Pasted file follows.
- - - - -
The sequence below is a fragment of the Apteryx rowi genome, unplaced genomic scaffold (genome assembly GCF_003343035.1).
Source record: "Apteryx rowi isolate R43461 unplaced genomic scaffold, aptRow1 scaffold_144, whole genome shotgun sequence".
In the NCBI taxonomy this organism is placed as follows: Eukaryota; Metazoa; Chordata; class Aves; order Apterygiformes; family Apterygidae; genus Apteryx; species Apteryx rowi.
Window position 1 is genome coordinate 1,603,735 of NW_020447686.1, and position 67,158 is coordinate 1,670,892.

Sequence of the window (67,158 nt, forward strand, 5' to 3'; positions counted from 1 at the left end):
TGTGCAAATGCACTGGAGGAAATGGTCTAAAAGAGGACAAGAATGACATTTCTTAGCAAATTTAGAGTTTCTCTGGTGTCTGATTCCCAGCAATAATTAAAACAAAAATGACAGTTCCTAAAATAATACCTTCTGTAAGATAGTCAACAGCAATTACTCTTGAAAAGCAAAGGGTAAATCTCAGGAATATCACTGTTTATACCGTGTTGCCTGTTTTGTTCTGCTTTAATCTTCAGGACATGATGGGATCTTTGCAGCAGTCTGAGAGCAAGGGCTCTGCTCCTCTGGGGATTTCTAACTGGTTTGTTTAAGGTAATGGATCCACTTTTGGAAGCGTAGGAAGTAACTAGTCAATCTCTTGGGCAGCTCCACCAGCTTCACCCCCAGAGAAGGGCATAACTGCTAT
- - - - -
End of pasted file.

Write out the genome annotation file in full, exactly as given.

The sequence below is a fragment of the Apteryx rowi genome, unplaced genomic scaffold (genome assembly GCF_003343035.1).
Source record: "Apteryx rowi isolate R43461 unplaced genomic scaffold, aptRow1 scaffold_144, whole genome shotgun sequence".
In the NCBI taxonomy this organism is placed as follows: Eukaryota; Metazoa; Chordata; class Aves; order Apterygiformes; family Apterygidae; genus Apteryx; species Apteryx rowi.
Window position 1 is genome coordinate 1,603,735 of NW_020447686.1, and position 67,158 is coordinate 1,670,892.

Sequence of the window (67,158 nt, forward strand, 5' to 3'; positions counted from 1 at the left end):
TGTGCAAATGCACTGGAGGAAATGGTCTAAAAGAGGACAAGAATGACATTTCTTAGCAAATTTAGAGTTTCTCTGGTGTCTGATTCCCAGCAATAATTAAAACAAAAATGACAGTTCCTAAAATAATACCTTCTGTAAGATAGTCAACAGCAATTACTCTTGAAAAGCAAAGGGTAAATCTCAGGAATATCACTGTTTATACCGTGTTGCCTGTTTTGTTCTGCTTTAATCTTCAGGACATGATGGGATCTTTGCAGCAGTCTGAGAGCAAGGGCTCTGCTCCTCTGGGGATTTCTAACTGGTTTGTTTAAGGTAATGGATCCACTTTTGGAAGCGTAGGAAGTAACTAGTCAATCTCTTGGGCAGCTCCACCAGCTTCACCCCCAGAGAAGGGCATAACTGCTAT